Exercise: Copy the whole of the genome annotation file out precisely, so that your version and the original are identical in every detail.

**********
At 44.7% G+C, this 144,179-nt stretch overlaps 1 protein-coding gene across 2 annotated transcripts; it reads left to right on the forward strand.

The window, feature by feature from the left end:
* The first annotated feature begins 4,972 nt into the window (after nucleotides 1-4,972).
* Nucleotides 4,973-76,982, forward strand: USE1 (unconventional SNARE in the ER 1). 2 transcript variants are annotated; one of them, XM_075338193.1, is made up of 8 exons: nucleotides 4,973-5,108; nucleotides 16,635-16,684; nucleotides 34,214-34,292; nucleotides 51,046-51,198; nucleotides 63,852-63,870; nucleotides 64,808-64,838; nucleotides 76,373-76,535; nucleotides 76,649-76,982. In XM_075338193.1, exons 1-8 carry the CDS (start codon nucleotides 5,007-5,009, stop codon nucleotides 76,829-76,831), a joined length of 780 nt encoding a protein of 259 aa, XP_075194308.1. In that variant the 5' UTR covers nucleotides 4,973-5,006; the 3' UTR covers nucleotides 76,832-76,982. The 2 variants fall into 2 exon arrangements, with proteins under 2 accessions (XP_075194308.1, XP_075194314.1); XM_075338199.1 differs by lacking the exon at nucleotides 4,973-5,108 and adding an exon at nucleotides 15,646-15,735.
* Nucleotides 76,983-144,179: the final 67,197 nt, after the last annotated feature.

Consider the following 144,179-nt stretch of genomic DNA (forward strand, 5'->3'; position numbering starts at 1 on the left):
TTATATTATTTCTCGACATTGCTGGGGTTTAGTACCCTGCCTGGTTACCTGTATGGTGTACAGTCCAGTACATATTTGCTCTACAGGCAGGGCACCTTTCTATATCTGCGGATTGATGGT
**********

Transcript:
At 44.7% G+C, this 144,179-nt stretch overlaps 1 protein-coding gene across 2 annotated transcripts; it reads left to right on the forward strand.

The window, feature by feature from the left end:
* The first annotated feature begins 4,972 nt into the window (after nucleotides 1-4,972).
* Nucleotides 4,973-76,982, forward strand: USE1 (unconventional SNARE in the ER 1). 2 transcript variants are annotated; one of them, XM_075338193.1, is made up of 8 exons: nucleotides 4,973-5,108; nucleotides 16,635-16,684; nucleotides 34,214-34,292; nucleotides 51,046-51,198; nucleotides 63,852-63,870; nucleotides 64,808-64,838; nucleotides 76,373-76,535; nucleotides 76,649-76,982. In XM_075338193.1, exons 1-8 carry the CDS (start codon nucleotides 5,007-5,009, stop codon nucleotides 76,829-76,831), a joined length of 780 nt encoding a protein of 259 aa, XP_075194308.1. In that variant the 5' UTR covers nucleotides 4,973-5,006; the 3' UTR covers nucleotides 76,832-76,982. The 2 variants fall into 2 exon arrangements, with proteins under 2 accessions (XP_075194308.1, XP_075194314.1); XM_075338199.1 differs by lacking the exon at nucleotides 4,973-5,108 and adding an exon at nucleotides 15,646-15,735.
* Nucleotides 76,983-144,179: the final 67,197 nt, after the last annotated feature.

Consider the following 144,179-nt stretch of genomic DNA (forward strand, 5'->3'; position numbering starts at 1 on the left):
TTATATTATTTCTCGACATTGCTGGGGTTTAGTACCCTGCCTGGTTACCTGTATGGTGTACAGTCCAGTACATATTTGCTCTACAGGCAGGGCACCTTTCTATATCTGCGGATTGATGGT